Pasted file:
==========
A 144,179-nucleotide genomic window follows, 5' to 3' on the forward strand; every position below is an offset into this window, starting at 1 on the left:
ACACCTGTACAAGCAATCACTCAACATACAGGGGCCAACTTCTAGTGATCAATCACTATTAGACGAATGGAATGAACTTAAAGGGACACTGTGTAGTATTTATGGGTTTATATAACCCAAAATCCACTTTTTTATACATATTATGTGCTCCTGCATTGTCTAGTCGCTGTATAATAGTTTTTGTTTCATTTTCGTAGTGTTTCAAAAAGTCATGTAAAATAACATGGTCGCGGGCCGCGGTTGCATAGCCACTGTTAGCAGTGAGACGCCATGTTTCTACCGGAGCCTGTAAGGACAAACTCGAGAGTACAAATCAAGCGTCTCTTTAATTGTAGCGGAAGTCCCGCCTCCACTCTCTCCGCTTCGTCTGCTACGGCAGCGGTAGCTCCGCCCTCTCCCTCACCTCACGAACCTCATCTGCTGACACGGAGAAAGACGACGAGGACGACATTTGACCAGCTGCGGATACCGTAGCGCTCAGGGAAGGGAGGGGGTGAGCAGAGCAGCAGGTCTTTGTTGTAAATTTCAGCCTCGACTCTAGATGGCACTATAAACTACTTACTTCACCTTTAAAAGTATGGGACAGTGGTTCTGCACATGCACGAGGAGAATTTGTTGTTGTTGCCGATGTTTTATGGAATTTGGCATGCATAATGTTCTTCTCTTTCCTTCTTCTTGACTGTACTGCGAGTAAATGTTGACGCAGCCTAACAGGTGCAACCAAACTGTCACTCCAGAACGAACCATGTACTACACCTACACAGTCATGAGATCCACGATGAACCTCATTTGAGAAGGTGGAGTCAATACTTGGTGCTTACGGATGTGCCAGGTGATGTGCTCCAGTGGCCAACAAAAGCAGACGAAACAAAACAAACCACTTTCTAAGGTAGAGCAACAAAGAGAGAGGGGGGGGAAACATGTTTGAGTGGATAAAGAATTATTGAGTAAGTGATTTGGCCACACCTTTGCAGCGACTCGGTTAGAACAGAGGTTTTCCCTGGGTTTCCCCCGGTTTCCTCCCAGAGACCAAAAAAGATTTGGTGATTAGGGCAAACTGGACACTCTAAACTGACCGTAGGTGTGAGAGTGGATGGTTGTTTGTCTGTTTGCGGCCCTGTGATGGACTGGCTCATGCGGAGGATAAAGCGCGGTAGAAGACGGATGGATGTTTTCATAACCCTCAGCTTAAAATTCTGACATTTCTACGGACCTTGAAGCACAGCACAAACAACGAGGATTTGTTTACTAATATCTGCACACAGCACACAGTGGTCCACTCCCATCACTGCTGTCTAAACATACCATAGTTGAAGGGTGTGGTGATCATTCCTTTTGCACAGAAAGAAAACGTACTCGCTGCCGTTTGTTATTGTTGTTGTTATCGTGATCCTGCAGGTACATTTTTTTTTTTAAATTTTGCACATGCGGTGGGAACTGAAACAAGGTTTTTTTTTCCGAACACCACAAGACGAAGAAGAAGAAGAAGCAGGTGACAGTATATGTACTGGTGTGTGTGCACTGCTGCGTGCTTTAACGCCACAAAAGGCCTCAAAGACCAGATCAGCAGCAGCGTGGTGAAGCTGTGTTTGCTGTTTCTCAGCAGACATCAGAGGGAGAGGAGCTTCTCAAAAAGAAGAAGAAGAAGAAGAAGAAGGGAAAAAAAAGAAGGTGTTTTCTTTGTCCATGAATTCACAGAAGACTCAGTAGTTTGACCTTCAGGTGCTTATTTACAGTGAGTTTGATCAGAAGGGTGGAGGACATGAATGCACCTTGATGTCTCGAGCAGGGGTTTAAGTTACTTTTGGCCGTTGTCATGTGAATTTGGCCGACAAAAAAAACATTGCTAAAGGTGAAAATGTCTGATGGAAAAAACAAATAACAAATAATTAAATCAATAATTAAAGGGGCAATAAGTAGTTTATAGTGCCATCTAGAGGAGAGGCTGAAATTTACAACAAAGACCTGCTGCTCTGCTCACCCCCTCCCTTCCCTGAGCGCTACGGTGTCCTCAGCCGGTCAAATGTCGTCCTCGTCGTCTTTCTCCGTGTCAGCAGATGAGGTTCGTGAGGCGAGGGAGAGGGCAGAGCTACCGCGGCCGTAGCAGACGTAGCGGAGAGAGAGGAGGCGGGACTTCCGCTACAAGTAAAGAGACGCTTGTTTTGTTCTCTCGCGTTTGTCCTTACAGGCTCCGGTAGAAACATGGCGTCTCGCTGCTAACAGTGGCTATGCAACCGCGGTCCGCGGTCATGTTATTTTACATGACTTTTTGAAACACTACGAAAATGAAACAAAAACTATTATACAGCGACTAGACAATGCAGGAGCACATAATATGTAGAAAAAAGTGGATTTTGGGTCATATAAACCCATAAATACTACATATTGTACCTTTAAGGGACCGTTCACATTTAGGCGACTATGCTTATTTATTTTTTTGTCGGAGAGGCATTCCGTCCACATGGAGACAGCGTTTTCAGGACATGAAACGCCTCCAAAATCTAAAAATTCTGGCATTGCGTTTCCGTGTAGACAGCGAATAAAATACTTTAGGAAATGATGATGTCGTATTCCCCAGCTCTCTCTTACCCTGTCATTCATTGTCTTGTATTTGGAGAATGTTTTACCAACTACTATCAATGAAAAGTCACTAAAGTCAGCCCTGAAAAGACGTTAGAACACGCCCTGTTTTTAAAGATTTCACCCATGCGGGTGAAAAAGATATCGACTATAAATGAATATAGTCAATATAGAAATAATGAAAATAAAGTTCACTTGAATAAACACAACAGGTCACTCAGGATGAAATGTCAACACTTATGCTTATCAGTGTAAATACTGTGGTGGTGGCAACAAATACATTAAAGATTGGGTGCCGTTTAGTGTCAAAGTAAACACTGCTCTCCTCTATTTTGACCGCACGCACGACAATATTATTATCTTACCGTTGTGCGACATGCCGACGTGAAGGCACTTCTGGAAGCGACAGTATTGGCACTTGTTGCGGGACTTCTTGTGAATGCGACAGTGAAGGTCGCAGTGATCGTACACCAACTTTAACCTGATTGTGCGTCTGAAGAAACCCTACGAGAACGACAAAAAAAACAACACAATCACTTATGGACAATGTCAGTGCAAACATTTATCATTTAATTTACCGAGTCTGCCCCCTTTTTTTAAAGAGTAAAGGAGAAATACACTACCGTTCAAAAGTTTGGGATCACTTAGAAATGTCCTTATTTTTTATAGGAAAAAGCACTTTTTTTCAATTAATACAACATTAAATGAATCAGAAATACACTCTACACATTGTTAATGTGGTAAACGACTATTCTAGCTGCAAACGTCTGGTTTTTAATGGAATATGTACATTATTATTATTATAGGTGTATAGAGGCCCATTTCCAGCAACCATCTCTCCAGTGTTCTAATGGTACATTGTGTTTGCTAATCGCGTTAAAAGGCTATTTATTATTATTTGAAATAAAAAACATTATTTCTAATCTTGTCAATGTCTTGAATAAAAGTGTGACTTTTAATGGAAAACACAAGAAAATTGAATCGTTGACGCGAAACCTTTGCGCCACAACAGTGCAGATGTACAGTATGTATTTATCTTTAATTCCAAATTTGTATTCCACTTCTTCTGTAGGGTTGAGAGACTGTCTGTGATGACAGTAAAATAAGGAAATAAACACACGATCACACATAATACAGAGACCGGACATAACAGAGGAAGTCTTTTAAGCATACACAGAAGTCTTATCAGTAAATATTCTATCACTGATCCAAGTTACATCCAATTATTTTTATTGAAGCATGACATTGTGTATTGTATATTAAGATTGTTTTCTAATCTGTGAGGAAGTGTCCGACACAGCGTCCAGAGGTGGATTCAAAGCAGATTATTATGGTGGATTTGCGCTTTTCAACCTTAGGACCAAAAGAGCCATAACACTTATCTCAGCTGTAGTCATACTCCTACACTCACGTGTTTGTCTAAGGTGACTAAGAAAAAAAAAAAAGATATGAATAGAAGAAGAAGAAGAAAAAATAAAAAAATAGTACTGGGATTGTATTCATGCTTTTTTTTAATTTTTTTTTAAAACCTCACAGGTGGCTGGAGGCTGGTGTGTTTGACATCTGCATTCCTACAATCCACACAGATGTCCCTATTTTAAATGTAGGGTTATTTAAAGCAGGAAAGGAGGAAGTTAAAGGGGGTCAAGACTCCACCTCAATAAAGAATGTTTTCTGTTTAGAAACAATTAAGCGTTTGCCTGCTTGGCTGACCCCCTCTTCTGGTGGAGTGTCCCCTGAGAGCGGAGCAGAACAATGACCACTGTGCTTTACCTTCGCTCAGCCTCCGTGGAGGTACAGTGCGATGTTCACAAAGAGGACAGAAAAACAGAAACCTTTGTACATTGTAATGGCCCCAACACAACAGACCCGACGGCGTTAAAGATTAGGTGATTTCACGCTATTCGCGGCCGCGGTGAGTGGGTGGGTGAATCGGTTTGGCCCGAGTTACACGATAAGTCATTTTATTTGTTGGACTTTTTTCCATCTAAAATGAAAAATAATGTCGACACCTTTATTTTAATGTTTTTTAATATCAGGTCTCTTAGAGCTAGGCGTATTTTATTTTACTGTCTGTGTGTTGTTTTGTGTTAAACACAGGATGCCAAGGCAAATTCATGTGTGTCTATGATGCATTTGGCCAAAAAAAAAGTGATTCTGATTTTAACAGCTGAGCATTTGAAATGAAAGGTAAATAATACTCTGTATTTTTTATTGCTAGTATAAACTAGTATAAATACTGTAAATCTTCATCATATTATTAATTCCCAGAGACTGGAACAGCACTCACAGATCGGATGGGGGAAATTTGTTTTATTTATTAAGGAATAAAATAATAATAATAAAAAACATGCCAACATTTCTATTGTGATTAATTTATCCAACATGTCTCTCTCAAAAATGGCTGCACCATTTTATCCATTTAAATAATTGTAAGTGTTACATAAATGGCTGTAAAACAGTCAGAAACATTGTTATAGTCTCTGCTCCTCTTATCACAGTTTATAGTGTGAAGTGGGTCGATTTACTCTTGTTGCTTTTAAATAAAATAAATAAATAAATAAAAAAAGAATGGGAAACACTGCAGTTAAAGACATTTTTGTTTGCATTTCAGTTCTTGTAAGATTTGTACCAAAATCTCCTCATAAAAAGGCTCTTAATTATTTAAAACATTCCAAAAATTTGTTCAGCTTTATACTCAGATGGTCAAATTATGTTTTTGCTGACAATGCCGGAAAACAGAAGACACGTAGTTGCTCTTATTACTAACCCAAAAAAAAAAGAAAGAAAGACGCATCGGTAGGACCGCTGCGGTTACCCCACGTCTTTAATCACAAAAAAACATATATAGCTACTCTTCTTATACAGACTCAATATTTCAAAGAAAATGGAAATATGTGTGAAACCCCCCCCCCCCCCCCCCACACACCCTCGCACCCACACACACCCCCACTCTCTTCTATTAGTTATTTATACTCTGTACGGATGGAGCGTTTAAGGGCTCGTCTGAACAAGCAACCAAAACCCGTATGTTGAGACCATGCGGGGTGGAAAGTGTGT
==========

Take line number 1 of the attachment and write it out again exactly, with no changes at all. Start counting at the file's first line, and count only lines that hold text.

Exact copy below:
A 144,179-nucleotide genomic window follows, 5' to 3' on the forward strand; every position below is an offset into this window, starting at 1 on the left: